The existence and further development of undersea cables (interconnectors) joining the electricity grids of different countries is the foundation of the single European Energy market that Britain has left.  It is testament to what Marxists have analysed as the Internationalisation of the forces of production and upon which the socialisation of production will form the basis of international socialism.  Their existing development under capitalism imposes its own requirements regardless of reactionary political moves to limit or reverse the process.

The Agreement is therefore keen that the maximum level of the capacity of electricity interconnectors is made available (as also for gas interconnectors).  This is the case if for no other reason than, for example, the electricity interconnectors between Britain and France and Britain and the Netherlands are jointly owned by the British and French and the British and Dutch.  Brexit should therefore not prevent this process of interconnector development from continuing. (See here for a current list of existing and projected interconnection).

This requires continuing cooperation between the EU and UK even as the latter leaves the EU’s Single Energy Market.  Cooperation between the energy Regulators and the transmission system operators will continue although the EU is clear that this does not accord the UK partner equivalence to their own in either case.  In the case of the “administrative arrangements” between the GB and EU Regulatory Authorities, the Agreement states that it “shall not involve, or confer a status comparable to, participation in the [EU’s] Agency for the Cooperation of Energy Regulators by the regulatory authority in the United Kingdom.”  The cooperation nevertheless requires new provisions and rules for trading across the interconnectors joining the EU and Britain.

The main market for trading electricity in the EU is the Day-Ahead market in which hourly electricity flows are priced in an auction involving generators selling and suppliers buying power at the clearing price set by the auction.  This involves generation and supply companies right across the EU with the price calculated by an EU algorithm.  Because of restrictions in the flow of electricity across different countries a single price across Europe isn’t possible but the price differences that arise between different zones determines the direction in which electricity flows across the interconnectors between them.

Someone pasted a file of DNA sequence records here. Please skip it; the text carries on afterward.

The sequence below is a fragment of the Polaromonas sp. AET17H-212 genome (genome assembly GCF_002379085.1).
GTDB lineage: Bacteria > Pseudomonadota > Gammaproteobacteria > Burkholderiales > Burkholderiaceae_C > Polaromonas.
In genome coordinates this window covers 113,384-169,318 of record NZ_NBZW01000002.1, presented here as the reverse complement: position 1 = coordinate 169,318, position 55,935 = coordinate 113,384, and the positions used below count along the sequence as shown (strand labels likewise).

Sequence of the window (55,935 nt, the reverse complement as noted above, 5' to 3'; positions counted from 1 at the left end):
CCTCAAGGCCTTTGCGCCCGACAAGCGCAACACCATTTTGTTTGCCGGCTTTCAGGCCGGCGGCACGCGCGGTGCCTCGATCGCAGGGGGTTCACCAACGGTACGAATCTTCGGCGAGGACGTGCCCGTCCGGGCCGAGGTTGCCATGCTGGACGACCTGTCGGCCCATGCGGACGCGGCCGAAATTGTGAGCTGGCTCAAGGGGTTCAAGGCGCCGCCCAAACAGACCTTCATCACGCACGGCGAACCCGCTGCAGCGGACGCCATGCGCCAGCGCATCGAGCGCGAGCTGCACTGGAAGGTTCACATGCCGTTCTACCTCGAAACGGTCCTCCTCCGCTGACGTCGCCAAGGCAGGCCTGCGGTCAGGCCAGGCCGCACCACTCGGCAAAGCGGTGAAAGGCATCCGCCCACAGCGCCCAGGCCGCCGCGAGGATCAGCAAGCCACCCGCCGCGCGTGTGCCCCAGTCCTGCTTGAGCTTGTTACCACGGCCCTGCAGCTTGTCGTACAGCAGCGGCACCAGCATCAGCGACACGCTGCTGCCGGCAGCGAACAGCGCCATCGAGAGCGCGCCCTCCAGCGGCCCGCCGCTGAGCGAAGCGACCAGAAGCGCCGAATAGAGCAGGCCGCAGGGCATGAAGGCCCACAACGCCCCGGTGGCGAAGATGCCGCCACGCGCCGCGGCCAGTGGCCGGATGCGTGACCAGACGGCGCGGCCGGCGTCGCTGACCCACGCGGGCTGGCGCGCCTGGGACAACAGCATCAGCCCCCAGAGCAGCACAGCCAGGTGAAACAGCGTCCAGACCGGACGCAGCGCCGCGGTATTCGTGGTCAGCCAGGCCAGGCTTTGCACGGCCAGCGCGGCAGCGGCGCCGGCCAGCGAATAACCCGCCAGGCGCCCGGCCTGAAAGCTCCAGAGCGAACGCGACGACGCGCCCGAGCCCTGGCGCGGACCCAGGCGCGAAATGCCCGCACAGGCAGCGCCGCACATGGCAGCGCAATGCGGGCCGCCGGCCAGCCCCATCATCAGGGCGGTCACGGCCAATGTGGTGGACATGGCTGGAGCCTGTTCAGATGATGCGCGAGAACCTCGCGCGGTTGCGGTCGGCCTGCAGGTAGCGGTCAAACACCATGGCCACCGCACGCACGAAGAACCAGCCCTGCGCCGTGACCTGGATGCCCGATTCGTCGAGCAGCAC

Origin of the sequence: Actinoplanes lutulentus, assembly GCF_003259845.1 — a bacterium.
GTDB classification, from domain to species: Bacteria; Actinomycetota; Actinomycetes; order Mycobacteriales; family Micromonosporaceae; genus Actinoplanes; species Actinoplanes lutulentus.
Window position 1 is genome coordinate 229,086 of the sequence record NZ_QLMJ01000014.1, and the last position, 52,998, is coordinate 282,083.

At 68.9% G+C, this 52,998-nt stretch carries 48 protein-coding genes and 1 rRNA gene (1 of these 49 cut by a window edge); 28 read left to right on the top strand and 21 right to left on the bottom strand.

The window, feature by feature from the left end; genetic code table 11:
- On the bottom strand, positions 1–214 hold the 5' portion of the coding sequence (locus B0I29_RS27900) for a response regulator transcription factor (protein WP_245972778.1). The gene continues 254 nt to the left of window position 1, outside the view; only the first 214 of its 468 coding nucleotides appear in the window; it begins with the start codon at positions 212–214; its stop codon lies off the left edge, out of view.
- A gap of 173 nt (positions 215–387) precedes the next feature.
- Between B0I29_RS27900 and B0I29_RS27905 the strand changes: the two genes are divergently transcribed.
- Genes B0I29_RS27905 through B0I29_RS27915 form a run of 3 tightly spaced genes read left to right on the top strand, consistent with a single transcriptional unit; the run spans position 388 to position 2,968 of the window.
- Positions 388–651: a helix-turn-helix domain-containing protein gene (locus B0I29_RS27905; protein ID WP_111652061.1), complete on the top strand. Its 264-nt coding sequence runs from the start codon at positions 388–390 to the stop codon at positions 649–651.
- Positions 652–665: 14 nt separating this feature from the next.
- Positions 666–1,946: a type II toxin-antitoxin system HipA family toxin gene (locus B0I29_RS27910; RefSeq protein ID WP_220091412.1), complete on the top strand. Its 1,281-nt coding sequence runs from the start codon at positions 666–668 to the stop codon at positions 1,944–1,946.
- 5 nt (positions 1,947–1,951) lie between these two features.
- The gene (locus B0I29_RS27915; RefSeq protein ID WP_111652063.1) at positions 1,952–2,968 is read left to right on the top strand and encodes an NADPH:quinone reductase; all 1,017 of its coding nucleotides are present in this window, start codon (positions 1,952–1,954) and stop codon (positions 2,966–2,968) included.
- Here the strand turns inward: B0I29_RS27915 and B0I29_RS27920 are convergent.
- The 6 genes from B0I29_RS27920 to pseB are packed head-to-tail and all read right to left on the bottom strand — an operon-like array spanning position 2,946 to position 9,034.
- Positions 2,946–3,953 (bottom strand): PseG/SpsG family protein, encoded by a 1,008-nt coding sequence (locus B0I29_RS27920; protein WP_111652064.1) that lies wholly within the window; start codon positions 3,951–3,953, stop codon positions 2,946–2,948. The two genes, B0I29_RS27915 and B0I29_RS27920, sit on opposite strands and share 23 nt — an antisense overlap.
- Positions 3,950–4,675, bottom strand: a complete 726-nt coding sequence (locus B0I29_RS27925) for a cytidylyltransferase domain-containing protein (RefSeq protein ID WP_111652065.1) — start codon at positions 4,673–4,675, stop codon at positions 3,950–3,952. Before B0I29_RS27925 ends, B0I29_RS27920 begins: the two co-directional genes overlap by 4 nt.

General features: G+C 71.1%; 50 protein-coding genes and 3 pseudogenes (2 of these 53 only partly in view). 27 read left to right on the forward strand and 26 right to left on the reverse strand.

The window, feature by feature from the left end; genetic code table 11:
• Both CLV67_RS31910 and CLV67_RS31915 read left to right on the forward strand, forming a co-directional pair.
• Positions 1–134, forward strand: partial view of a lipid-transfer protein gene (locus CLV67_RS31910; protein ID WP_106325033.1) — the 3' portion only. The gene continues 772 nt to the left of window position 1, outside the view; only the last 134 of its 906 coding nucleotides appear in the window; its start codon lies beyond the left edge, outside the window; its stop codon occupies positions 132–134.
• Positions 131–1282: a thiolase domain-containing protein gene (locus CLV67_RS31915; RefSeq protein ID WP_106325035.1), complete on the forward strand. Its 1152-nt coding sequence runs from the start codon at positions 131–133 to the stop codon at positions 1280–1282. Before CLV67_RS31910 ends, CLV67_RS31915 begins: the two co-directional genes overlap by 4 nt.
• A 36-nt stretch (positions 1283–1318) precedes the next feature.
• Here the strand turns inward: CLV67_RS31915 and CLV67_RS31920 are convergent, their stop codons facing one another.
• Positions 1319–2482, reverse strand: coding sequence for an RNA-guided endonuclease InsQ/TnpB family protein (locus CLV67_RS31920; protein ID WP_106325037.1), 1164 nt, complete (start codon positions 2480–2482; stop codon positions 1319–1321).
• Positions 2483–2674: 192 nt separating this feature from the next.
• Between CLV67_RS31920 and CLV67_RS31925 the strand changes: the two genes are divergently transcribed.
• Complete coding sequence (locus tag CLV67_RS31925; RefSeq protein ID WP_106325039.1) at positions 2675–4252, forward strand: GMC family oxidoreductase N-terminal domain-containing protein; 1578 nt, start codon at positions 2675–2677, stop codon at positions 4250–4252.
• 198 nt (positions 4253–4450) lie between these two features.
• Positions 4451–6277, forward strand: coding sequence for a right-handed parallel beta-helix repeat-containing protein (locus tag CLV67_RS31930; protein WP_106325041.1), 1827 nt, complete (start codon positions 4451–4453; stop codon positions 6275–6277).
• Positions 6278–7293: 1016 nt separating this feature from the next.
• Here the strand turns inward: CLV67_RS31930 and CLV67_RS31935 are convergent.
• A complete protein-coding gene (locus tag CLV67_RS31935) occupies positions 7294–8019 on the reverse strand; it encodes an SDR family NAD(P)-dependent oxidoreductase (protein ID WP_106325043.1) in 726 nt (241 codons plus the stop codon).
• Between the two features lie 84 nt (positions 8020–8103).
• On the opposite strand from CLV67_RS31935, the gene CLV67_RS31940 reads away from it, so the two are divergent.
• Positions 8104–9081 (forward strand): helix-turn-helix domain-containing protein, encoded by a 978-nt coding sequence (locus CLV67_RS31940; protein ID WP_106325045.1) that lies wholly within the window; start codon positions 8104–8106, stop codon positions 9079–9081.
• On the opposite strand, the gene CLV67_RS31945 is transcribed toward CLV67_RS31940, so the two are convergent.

So, for example, if the price in Britain is €60 and the price in France is €50 the flow of electricity would be to Britain, which would lower the price there and permit export from France and would be an efficient use of the interconnection.

The Agreement’s new arrangements are set out in an Annex (ENER-4):

“the Specialised Committee on Energy, as a matter of priority, shall take the necessary steps . . . to ensure that transmission system operators develop arrangements setting out technical procedures in accordance with Annex ENER-4 within a specific timeline.”

“If the Specialised Committee on Energy does not recommend that the Parties implement such technical procedures in accordance with Article ENER.19(4) . . .  it shall take decisions and make recommendations as necessary for electricity interconnector capacity to be allocated at the day-ahead market timeframe in accordance with Annex ENER-4.”

Which seems to say the Specialised Committee (made up of representatives of the EU and UK) can implement the new arrangements as set out in the Annex, and if it doesn’t agree to them, it can implement them anyway.

These arrangements envisage an auction involving the UK and those EU countries directly connected to the UK by interconnectors, before the EU Single Market Day-Ahead auction.  The results of it would be an input into the EU auction calculations.  The EU Day-Ahead auction closes at 12:00 and produces results for the 24 hours beginning 24:00 on the same day (all times are Central European Time i.e. one hour before UK time).

The newly mandated EU-UK auction would therefore have to be completed well before 12:00 and would not contain more up-to-date information on demand, the weather and power plant availability etc. which may thereby make it less attractive to potential participants.  In these circumstances the prices coming out of it may result in less efficient prices so that the interconnectors directly joining the UK with the other parts of the EU may not flow in the ‘correct’ direction.

In our example above, if, in the EU Day-Ahead auction, the price in Britain was €60 and the price in France was €50 the flow of electricity mandated by the earlier auction might be to France, which would lower the price there and permit export from Britain but would take electricity from where it is relatively expensive to where it is already relatively cheaper, exaggerating the price differences instead of bringing them together.  This would therefore not be an efficient use of the interconnectors.

This of course would affect both Britain and EU countries and would be sub-optimal for both but it is also the case that Britain would suffer proportionately more.  Another example of where exit from the EU may cause harm.